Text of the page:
From Bridge Factors Attachment 70 FIU Superstructure Longitudinal
FIGG LARSA Calc Pg 5, pdf file page 13

Sections
     Name    Section Area    Shear Area  Shear Area    Torsion   Inertia Izz  Inertia Iyy  Plastic
                 (ft²)       in yy (ft²)  in zz (ft²)   Constant  (ft^4)        (ft^4)      Modulus
                                                   (ft^4)                                   (ft³)    
 Truss_diagonal   3.5000      2.9167       2.9167         1.6798     0.8932       1.1667    0.0000 
 Truss_diagonal 2 6.1250      5.1042       5.1042         4.2955     1.5632       6.2526 
End Diagonal      5.2500      4.3750       4.3750         3.3994     1.3398       3.9375
Truss Top Chord  16.4607     16.4607      16.4607         5.3100    352.4200      2.6925
-16ft wide
Truss Bottom     45.6753     45.6753       45.6753        36.1683      2,995.0267  12.4210 
Chord-31ft 8in_wide 
Concrete Truss_diagonal Rectangle 1.7500 2.0000
Concrete Truss_diagonal 2 Rectangle 1.7500 3.5000
End Truss Diag 2 is 3.5X21" - do not know where that is used

RE: Miami Pedestrian Bridge, Part XIV

Quote (Vance)

Will this data help?

Yes it will help. Thank you.

RE: Miami Pedestrian Bridge, Part XIV

Quote (Earth314159 (Structural)3 Nov 19 18:07
Quote (Vance)
Will this data help?)

I am not sure I can sort out the joints and member assignments - they are much less evident - self generated, and so forth.

RE: Miami Pedestrian Bridge, Part XIV

Horizontal shear in a rectangular beam (and more)
If we consider a rectangular solid beam placed horizontally and simply supported with no end restraints, and loaded with a uniform load , we expect it to deflect downward.
It does so because there is compressive stress in the top and therefore the top shortens, and there is tensile stress in the bottom, and therefore the bottom lengthens. Simultaneously a horizontal shear is induced in the web - Vh=1.5V/A.
Does it not seem logical that anything that would create that same curvature in the beam would cause the same internal stress?
What is less obvious is how a vertical load manages to create a horizontal stress in the rectangular beam. Would not a horizontal load like PT forces seem more direct and more obviously create horizontal stresses?
If we think of a pack of paper for the printer, and we want to prevent the sheets from sticking together we flex the sheets to cause them to slip on each other. That slip would represent the horizontal shear from the curvature. If we prestress the sheets on the tight curve side just enough to shorten them and maintain alignment with the sheets above, that shear is negated. But don't we have to transfer some of that PT force to the sheet just below the top sheet and to all the sheets from there to the PT force?
If the object were a truss and not a beam, if it were 18 feet deep and 174 feet long, and if prestress forces in the deck were sufficient to cause maybe an inch of camber in the truss, would it not have lifted off its interior falsework and be spanning 174 feet, and therefore the axial load in diagonal 11 have been the same as when setting on the pylon? Would the load in member 11 been negated if loads were placed on top of the truss to force it to stay straight? Or would the load in 11 be increased?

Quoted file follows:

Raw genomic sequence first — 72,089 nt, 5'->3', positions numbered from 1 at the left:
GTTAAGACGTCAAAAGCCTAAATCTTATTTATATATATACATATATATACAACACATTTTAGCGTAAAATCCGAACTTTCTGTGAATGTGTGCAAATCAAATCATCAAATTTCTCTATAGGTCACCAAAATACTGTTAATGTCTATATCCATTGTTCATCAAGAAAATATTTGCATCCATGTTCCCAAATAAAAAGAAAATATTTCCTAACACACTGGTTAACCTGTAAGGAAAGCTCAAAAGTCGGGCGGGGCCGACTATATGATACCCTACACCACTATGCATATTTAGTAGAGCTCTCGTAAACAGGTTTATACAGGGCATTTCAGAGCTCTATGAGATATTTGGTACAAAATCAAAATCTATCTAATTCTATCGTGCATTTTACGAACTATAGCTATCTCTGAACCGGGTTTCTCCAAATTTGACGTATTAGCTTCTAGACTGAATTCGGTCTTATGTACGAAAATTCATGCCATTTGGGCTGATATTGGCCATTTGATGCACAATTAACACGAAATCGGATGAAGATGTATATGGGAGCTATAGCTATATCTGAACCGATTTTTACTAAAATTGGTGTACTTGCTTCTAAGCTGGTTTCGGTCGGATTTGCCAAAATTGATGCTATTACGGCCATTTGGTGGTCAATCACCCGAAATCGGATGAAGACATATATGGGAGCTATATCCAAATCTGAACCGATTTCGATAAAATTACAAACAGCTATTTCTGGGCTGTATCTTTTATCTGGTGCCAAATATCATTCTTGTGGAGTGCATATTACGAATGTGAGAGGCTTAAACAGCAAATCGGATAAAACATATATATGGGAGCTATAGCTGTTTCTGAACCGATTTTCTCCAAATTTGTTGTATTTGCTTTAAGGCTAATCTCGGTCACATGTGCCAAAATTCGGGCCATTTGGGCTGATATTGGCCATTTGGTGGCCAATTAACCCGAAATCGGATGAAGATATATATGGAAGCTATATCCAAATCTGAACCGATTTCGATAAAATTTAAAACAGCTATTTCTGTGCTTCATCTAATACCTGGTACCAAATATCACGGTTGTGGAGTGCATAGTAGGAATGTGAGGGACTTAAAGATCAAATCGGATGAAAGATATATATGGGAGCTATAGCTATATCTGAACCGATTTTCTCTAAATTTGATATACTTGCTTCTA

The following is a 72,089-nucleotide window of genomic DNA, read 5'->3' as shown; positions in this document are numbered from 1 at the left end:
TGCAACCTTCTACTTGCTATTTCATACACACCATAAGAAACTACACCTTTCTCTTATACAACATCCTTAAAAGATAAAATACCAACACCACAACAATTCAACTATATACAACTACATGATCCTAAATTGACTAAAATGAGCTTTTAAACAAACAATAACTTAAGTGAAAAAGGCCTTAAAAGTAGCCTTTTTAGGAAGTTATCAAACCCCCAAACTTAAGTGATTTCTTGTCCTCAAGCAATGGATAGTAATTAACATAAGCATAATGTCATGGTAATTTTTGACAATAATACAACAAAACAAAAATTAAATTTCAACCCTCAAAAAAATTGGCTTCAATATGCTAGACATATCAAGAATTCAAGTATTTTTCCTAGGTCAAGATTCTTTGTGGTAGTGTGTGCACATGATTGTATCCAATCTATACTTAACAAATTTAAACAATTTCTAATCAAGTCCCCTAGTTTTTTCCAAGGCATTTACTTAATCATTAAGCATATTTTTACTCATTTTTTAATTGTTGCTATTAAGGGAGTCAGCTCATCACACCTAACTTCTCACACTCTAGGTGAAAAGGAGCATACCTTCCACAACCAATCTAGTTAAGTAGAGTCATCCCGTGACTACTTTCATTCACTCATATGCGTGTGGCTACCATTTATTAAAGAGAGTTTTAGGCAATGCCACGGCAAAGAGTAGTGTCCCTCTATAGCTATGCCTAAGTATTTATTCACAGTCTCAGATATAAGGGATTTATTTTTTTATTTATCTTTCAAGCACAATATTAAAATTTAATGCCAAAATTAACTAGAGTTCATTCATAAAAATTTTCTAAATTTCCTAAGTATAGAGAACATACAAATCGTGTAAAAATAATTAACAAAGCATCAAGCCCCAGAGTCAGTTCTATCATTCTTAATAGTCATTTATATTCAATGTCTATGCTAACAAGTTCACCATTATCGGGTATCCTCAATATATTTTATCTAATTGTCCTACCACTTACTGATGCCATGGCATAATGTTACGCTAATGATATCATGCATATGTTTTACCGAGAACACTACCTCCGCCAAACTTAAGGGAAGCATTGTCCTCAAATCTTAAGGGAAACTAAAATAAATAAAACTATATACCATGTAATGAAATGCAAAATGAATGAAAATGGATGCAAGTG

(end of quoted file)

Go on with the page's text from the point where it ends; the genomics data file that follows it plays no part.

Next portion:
This brings to question the issue of concrete strength at the time of tensioning and the E value at that time.
I think the drawings allowed tensioning at 6000 psi.

RE: Miami Pedestrian Bridge, Part XIV

I am slowly working away on the PT model when I can.

The forces in the diagonals due to the initial PT of the deck are 14Kips and 7Kips respectively for #2 and #11. That will go down with creep and shrinkage. Keep in mind that this is only looking at the initial PT of the bottom deck in isolation. I am getting a DL compression in #2 of 1800Kips and 1280 Kips in #11. IN the north end, I get a vertical shear of 110 Kips in the bottom deck, 58 Kips in the canopy and 12 Kips for the weight of #12. So the net vertical component to the diagonal is (938Kips-100-58-12)=770 Kips

The camber up is 0.92" (this excludes the DL which is obviously in the opposite direction.

The initial dead load deflection is 1.3".

The south end reaction is slightly higher than the north end reaction.

The initial deck PT contributed 0.5% to the interface shear at the north end.

RE: Miami Pedestrian Bridge, Part XIV

Quote (Earth314159 (Structural)5 Nov 19 02:34
I am slowly working away on the PT model when I can.)

Awesome work. Thank you!

RE: Miami Pedestrian Bridge, Part XIV

Earth,
Thanks. Does your model give an estimation of longitudinal shortening due to drying shrinkage and applied PT?

RE: Miami Pedestrian Bridge, Part XIV

Quote (hokie66 (Structural))

In my experience, drying shrinkage has been in the order of 5/8 inch in 100 feet in normal weight concrete. I have no experience with Florida aggregates and 8500 psi concrete.

Quote (Earth314159 (Structural)The camber up is 0.92" )

That value is for only PT D1L and D1R? So there are five more sets of strands to be tensioned?
Thanks,

RE: Miami Pedestrian Bridge, Part XIV

Vance,

The upward camber is short term with all the PT in the deck (no other PT applied yet). I am trying to set the initial temperatures for the PT strands. The temperature will be kept the same through out the analysis. Shrinkage is models as a negative temperature on the concrete. How much high strength concrete shrinks in a Florida environment is a good question. I usually use 0.0003 strain but 0.0002 may be more appropriate. 5/8" 100 feet is about 0.0005 which is realistic but maybe on the high side (once you include thermal changes it may be more realistic).